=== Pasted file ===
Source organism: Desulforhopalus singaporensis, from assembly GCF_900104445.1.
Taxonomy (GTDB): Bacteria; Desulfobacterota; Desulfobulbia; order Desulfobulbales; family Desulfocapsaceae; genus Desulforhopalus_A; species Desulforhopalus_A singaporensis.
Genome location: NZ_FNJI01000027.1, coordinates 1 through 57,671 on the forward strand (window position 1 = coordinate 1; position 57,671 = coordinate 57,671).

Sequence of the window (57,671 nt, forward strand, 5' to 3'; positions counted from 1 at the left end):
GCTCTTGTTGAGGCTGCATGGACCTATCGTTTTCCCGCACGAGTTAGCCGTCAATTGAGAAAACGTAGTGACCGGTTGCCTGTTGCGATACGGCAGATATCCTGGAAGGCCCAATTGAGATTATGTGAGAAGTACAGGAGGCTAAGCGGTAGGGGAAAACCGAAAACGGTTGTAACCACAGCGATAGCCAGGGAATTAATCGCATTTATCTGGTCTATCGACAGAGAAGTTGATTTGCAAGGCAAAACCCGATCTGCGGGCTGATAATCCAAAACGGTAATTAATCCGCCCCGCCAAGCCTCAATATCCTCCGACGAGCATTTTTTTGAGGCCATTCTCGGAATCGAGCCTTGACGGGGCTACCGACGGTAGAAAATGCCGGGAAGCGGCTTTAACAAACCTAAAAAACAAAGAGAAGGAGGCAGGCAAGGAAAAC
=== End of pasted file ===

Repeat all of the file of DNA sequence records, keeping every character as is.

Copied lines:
Source organism: Desulforhopalus singaporensis, from assembly GCF_900104445.1.
Taxonomy (GTDB): Bacteria; Desulfobacterota; Desulfobulbia; order Desulfobulbales; family Desulfocapsaceae; genus Desulforhopalus_A; species Desulforhopalus_A singaporensis.
Genome location: NZ_FNJI01000027.1, coordinates 1 through 57,671 on the forward strand (window position 1 = coordinate 1; position 57,671 = coordinate 57,671).

Sequence of the window (57,671 nt, forward strand, 5' to 3'; positions counted from 1 at the left end):
GCTCTTGTTGAGGCTGCATGGACCTATCGTTTTCCCGCACGAGTTAGCCGTCAATTGAGAAAACGTAGTGACCGGTTGCCTGTTGCGATACGGCAGATATCCTGGAAGGCCCAATTGAGATTATGTGAGAAGTACAGGAGGCTAAGCGGTAGGGGAAAACCGAAAACGGTTGTAACCACAGCGATAGCCAGGGAATTAATCGCATTTATCTGGTCTATCGACAGAGAAGTTGATTTGCAAGGCAAAACCCGATCTGCGGGCTGATAATCCAAAACGGTAATTAATCCGCCCCGCCAAGCCTCAATATCCTCCGACGAGCATTTTTTTGAGGCCATTCTCGGAATCGAGCCTTGACGGGGCTACCGACGGTAGAAAATGCCGGGAAGCGGCTTTAACAAACCTAAAAAACAAAGAGAAGGAGGCAGGCAAGGAAAAC